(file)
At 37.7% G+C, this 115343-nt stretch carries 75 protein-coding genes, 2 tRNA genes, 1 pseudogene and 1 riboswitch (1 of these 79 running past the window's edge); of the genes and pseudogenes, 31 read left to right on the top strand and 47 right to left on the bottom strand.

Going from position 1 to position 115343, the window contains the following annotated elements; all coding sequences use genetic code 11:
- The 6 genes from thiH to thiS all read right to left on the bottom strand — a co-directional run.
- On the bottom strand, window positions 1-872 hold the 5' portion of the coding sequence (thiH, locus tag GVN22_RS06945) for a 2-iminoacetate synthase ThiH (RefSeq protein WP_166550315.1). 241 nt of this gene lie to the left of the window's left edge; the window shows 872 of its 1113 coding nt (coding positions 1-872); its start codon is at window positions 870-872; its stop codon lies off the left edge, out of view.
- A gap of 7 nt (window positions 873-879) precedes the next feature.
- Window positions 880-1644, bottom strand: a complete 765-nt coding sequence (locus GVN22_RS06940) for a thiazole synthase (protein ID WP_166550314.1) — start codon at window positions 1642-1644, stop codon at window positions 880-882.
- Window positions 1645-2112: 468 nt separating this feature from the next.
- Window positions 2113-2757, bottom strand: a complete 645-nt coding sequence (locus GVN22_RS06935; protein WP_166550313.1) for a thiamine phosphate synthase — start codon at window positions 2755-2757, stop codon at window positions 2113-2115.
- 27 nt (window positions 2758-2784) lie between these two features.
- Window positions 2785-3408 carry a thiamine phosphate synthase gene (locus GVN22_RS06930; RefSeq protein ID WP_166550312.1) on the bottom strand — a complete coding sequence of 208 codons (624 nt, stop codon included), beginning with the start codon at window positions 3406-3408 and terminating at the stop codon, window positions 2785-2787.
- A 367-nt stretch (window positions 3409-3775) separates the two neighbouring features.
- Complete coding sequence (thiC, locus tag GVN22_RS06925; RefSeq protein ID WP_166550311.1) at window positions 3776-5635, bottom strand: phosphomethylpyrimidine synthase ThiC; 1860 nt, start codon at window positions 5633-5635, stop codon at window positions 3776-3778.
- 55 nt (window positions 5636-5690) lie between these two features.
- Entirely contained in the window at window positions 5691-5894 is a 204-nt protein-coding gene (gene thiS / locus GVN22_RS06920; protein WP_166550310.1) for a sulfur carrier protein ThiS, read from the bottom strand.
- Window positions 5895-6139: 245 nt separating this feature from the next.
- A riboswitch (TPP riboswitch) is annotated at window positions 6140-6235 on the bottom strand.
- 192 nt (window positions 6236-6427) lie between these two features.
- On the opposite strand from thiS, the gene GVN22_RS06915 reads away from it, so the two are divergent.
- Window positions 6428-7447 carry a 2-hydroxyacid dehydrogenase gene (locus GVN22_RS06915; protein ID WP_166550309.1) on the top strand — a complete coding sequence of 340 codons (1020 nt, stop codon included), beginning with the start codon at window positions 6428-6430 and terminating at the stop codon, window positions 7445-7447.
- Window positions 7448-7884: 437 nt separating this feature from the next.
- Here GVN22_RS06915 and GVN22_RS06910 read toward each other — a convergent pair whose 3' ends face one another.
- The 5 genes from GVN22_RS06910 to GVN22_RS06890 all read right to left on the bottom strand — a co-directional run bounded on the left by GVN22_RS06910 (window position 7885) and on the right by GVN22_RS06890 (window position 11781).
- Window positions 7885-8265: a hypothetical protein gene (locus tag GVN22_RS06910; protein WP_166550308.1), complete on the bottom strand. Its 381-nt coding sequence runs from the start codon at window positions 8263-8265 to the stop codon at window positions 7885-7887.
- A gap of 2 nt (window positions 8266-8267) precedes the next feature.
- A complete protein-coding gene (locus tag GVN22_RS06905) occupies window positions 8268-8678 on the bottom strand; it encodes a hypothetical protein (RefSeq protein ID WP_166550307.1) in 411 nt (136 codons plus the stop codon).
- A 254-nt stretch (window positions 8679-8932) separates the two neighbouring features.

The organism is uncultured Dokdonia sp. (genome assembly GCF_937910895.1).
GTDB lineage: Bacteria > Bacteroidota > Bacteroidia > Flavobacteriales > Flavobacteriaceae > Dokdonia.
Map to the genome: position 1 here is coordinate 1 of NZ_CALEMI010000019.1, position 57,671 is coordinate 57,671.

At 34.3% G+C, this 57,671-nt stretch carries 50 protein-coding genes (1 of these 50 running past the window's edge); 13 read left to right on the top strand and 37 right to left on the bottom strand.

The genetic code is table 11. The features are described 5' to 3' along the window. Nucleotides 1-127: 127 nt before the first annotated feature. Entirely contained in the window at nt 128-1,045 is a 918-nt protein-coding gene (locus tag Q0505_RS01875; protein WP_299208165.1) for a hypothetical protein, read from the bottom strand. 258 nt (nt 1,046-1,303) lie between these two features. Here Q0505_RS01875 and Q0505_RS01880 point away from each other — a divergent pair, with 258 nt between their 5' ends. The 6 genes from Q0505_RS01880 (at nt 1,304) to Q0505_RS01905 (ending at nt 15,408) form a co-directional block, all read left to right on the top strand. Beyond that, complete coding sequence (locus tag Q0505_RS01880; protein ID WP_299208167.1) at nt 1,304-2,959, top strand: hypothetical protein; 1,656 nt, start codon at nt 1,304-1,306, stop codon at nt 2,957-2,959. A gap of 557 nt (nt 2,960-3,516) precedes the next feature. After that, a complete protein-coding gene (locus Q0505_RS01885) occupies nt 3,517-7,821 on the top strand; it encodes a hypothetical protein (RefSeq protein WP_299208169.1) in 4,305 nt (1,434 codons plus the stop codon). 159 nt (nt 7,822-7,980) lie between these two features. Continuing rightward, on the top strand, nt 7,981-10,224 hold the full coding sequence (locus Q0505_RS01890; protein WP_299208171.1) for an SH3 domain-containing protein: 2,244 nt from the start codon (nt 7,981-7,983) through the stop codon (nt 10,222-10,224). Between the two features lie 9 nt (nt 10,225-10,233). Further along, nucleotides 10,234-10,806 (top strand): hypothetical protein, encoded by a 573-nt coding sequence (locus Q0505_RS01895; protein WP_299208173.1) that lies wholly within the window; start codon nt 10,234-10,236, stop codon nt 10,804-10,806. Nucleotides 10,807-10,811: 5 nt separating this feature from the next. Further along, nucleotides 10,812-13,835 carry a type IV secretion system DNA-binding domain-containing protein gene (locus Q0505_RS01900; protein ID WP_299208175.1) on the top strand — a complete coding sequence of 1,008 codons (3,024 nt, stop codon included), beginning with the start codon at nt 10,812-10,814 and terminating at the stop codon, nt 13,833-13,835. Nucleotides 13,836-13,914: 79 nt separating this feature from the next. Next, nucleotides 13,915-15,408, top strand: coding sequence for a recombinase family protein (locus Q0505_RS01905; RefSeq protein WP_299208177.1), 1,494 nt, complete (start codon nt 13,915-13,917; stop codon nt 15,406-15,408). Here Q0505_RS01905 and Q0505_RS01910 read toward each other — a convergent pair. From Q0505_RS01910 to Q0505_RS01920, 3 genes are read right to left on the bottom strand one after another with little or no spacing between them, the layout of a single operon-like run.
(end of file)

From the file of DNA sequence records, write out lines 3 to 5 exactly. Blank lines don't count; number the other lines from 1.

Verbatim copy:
- The 6 genes from thiH to thiS all read right to left on the bottom strand — a co-directional run.
- On the bottom strand, window positions 1-872 hold the 5' portion of the coding sequence (thiH, locus tag GVN22_RS06945) for a 2-iminoacetate synthase ThiH (RefSeq protein WP_166550315.1). 241 nt of this gene lie to the left of the window's left edge; the window shows 872 of its 1113 coding nt (coding positions 1-872); its start codon is at window positions 870-872; its stop codon lies off the left edge, out of view.
- A gap of 7 nt (window positions 873-879) precedes the next feature.